Cockney in Ireland

6 years ago
Cockney rhyming slang began in London's East end during the Victorian era but it is still used extensively in England, the U.K. and parts of Ireland, although Londoner's refer to people who speak Cockney but aren't from London as "Mockney". The most common theories as to how it originated are that it began with vendors in the market communicating with each other without the customers knowing what was being said, or in the prisons so that inmates could talk without the guards listening in. It's a language created for the sly, by the sly.
Translation: We take all denominations of cash, and Visa.

 It sounds insane, but here's how it works: The speaker replaces a common word with a rhyming phrase of two or three words which makes the meaning of the phrase unintelligible to listeners who aren't aware of the code. The average American in Ireland listening to Cockney speech will take the speaker to be intoxicated or psychopathic.


It nearly knocked me off me plates — he was wearing a syrup! So I got straight on the dog to me trouble and said I couldn't believe me minces.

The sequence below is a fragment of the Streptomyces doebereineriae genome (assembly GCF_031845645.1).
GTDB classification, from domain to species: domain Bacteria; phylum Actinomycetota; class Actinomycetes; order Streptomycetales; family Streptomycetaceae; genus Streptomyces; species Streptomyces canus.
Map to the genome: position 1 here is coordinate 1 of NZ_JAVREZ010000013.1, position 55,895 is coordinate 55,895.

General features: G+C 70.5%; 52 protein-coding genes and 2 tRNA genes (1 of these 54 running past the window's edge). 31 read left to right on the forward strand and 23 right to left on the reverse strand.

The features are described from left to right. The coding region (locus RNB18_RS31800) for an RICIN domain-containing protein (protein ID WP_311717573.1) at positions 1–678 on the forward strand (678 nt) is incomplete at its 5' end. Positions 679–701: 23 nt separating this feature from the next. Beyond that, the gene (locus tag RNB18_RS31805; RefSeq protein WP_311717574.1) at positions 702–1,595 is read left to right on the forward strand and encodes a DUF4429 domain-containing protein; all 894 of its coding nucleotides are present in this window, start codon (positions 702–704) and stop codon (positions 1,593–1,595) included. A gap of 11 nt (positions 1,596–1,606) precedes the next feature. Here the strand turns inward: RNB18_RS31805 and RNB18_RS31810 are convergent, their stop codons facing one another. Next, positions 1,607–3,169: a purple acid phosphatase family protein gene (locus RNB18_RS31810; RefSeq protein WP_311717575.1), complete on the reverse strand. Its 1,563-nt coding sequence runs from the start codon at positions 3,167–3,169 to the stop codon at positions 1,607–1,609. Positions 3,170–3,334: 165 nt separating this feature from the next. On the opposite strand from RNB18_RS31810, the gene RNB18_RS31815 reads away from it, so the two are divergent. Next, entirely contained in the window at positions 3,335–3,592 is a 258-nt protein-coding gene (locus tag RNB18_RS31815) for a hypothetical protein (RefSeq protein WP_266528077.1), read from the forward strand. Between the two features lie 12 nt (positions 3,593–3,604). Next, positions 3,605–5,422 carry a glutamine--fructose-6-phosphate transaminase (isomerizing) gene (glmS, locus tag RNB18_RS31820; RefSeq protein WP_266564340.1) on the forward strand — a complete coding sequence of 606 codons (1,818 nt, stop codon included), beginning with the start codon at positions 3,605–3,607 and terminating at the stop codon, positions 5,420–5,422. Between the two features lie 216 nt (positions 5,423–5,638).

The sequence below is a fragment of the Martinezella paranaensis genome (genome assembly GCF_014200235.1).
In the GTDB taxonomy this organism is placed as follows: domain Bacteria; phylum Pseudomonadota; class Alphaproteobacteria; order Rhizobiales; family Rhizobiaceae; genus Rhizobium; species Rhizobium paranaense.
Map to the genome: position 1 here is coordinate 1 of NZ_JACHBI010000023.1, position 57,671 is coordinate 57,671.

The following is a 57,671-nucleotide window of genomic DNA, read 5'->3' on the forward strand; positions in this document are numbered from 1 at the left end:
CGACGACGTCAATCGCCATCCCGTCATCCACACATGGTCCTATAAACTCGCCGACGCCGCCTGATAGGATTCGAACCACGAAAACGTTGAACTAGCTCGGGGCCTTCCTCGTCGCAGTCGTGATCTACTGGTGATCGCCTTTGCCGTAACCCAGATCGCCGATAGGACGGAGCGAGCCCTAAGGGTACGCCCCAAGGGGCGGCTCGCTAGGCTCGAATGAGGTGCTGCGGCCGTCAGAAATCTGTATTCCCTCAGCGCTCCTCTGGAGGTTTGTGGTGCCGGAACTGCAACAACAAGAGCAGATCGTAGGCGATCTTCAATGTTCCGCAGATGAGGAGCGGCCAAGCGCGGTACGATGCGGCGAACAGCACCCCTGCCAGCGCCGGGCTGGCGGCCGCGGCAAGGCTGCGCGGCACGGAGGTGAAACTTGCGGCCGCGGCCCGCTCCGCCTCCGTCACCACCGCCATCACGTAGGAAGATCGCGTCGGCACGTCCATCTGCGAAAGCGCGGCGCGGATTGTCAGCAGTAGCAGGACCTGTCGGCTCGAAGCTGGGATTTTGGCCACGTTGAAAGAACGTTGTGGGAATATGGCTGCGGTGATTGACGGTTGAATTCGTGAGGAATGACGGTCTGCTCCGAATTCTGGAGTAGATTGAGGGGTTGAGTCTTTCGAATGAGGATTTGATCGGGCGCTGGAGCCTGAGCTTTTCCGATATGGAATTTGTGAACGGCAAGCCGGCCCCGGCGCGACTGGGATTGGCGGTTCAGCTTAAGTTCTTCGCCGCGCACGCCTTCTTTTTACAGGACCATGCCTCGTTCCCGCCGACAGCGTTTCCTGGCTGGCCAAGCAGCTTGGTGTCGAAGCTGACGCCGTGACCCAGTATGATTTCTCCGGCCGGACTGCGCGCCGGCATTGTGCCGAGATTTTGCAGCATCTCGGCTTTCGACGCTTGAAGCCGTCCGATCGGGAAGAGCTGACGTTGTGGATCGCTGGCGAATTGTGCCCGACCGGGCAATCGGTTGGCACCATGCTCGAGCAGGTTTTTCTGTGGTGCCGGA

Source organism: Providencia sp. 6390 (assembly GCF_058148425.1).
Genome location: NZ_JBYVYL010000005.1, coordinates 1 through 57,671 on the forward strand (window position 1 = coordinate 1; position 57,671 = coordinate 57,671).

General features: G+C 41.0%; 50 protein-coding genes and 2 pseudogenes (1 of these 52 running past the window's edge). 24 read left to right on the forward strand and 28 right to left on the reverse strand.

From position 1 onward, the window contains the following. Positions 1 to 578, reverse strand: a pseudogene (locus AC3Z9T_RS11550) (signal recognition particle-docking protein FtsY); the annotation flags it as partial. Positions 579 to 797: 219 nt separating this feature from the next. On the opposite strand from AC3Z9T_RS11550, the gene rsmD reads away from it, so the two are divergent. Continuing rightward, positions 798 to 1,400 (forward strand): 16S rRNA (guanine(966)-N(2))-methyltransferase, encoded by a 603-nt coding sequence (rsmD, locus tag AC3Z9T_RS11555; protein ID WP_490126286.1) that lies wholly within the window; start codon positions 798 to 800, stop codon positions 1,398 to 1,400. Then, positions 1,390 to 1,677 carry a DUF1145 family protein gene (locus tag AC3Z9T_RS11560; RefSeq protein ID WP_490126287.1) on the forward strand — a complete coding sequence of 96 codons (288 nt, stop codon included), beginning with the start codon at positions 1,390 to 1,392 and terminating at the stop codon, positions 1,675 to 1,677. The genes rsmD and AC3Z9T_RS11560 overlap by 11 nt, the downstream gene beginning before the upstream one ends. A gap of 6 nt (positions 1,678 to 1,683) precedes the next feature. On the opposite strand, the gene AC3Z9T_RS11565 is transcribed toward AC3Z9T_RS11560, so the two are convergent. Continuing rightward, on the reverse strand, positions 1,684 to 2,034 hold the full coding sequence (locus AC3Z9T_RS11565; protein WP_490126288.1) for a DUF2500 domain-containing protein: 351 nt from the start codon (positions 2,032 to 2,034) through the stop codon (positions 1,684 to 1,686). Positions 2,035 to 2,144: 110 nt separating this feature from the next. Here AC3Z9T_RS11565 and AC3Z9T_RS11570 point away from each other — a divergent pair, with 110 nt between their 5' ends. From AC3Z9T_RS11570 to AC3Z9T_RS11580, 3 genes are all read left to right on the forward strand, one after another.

In some examples the meaning is further obscured by adaptation over centuries. For example, the word "Aris" is often used to indicate the buttocks. This has been subjected to a double rhyme, starting with the original rough synonym "arse", which was rhymed with "bottle and glass", leading to "bottle". "Bottle" was then rhymed with "Aristotle" and truncated to "Aris".
See 'Snatch' for excellent Cockney, and a damn good movie.

In addition to the rhyming slang, it's common to drop the h at the beginning of a word, so house becomes 'ouse, and hammer becomes 'ammer. It's also common to replace the th sound with an f or v, as in bruvver for brother and fin for thin. Think of the stereotypical British street urchin's speech. It's a lot to absorb, more than learning a formal language with rules and structure. I'll leave you to absorb this and post next with pics and examples to flesh out your understanding.



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